Blinding is the process by which trial participants and their relatives, care-givers, data collectors and/or those adjudicating outcomes are unaware of which treatment is being given to the individual participants
- Prevents clinicians from consciously or subconsciously treating patients differently based on treatment allocation (e.g. detection bias)
- Prevents data collectors from introducing bias when there is a subjective assessment to be made for eg “pain score” (e.g. observer bias)
- Prevents outcome assessors from introducing bias when there is a subjective outcome assessment to be made (e.g. Glasgow outcome Score) (e.g. observer bias)
- Prevents patients from introducing bias when followed up (recall bias)
Description of blinding
- The 2010 CONSORT Statement specifies that authors and editors should not use the terms “single-blind,” “double-blind,” and “triple-blind” as the terms are ambiguous
- instead reports of blinded RCT should discuss “If done, who was blinded after assignment to interventions (for example, participants, care providers, those assessing outcomes) and how
Allocation concealment is performed when the treatment allocation system is set up so that the person enrolling participants does not know in advance which treatment the next person will get
- it is necessary for randomisation to be successful in an RCT
- Proper allocation concealment shields knowledge of forthcoming assignments, whereas proper random sequence generation prevents correct anticipation of future assignments based on knowledge of past assignments
- Methods used for allocation concealment include sealed envelope technique, telephone or web based randomization.
BLINDING VERSUS ALLOCATION CONCEALMENT
- Allocation concealment ensures that the treatment to be allocated is not known before the patient is entered into the study
- Blinding ensures that the patient / physician is blinded to the treatment allocation after enrollment into the study
References and Links
FOAM and web resources
- CONSORT Statement — Treatment allocation. What’s so special about randomisation?
- CONSORT Statement — Randomisation: allocation concealment mechanism
- CONSORT Statement — Blinding terminology
Chris is an Intensivist and ECMO specialist at the Alfred ICU in Melbourne. He is also the Innovation Lead for the Australian Centre for Health Innovation at Alfred Health, a Clinical Adjunct Associate Professor at Monash University, and the Chair of the Australian and New Zealand Intensive Care Society (ANZICS) Education Committee. He is a co-founder of the Australia and New Zealand Clinician Educator Network (ANZCEN) and is the Lead for the ANZCEN Clinician Educator Incubator programme. He is on the Board of Directors for the Intensive Care Foundation and is a First Part Examiner for the College of Intensive Care Medicine. He is an internationally recognised Clinician Educator with a passion for helping clinicians learn and for improving the clinical performance of individuals and collectives.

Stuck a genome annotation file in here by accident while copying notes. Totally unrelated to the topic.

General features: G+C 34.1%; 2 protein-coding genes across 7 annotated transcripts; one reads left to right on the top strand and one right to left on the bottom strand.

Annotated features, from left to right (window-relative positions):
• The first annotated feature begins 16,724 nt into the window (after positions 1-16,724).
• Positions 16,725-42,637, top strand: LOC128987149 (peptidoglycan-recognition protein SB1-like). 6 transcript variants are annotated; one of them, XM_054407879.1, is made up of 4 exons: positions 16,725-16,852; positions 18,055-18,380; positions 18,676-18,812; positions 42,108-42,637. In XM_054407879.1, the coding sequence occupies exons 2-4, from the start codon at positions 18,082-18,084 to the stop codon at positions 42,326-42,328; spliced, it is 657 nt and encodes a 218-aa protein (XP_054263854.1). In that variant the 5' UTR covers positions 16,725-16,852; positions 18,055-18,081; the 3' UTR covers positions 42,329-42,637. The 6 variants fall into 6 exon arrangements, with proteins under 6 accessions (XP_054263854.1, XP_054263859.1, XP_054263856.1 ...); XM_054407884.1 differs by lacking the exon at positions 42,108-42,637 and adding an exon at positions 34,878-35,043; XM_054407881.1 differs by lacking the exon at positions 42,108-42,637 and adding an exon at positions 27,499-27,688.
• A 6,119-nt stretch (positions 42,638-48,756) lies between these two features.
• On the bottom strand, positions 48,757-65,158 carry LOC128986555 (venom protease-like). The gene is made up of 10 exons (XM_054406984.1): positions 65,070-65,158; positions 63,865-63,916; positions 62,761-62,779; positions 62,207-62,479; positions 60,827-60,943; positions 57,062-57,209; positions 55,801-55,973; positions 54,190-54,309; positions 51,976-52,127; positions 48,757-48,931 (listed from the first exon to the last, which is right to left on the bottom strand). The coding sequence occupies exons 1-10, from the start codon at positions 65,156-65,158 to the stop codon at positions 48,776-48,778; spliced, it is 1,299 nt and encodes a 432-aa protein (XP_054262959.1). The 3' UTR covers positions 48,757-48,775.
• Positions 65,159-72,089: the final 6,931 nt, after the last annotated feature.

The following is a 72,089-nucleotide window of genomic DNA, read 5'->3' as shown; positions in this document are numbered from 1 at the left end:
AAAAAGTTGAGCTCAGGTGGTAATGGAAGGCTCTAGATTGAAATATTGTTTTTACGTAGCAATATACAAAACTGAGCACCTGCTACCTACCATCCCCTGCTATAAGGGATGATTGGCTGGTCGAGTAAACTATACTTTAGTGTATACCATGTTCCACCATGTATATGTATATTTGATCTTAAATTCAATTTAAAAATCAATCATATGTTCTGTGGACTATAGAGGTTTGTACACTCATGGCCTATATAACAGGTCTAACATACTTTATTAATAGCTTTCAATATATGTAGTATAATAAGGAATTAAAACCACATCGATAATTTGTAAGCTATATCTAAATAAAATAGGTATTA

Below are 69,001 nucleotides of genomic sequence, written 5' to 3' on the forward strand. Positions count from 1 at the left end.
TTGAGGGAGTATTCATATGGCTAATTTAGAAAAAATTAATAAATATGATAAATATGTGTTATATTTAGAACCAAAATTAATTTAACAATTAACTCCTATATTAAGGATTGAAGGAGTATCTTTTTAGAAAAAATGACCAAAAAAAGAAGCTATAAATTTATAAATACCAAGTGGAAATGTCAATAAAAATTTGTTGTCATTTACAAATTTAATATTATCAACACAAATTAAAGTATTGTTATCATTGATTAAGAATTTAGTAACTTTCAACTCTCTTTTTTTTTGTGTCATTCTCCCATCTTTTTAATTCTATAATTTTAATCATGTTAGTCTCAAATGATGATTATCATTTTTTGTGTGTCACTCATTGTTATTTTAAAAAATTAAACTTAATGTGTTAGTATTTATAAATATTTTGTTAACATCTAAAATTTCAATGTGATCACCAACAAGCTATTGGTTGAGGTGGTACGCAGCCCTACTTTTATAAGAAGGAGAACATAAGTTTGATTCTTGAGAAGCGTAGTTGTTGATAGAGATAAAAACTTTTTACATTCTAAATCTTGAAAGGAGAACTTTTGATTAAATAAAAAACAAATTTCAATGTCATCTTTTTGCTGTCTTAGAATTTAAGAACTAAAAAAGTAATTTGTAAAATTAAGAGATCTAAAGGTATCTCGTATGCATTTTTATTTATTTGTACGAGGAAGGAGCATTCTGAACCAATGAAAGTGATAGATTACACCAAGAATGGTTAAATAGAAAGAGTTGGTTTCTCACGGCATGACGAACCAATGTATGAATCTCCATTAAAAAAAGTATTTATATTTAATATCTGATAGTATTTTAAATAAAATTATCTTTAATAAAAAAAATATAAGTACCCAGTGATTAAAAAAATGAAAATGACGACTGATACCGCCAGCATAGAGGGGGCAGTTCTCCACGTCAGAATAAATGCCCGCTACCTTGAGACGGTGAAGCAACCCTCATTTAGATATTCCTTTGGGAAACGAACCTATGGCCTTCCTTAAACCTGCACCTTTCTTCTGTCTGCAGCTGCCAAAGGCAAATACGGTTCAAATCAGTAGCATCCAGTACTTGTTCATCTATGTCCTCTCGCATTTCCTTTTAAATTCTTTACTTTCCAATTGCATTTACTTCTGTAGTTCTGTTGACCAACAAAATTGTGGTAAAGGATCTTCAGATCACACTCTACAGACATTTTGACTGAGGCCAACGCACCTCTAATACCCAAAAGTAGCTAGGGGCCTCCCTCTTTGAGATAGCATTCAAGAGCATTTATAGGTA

After finishing his medical degree at the University of Auckland, he continued post-graduate training in New Zealand as well as Australia’s Northern Territory, Perth and Melbourne. He has completed fellowship training in both intensive care medicine and emergency medicine, as well as post-graduate training in biochemistry, clinical toxicology, clinical epidemiology, and health professional education.
He is actively involved in in using translational simulation to improve patient care and the design of processes and systems at Alfred Health. He coordinates the Alfred ICU’s education and simulation programmes and runs the unit’s education website, INTENSIVE. He created the ‘Critically Ill Airway’ course and teaches on numerous courses around the world. He is one of the founders of the FOAM movement (Free Open-Access Medical education) and is co-creator of LITFL.com, the RAGE podcast, the Resuscitology course, and the SMACC conference.
His one great achievement is being the father of two amazing children.
On Twitter, he is @precordialthump.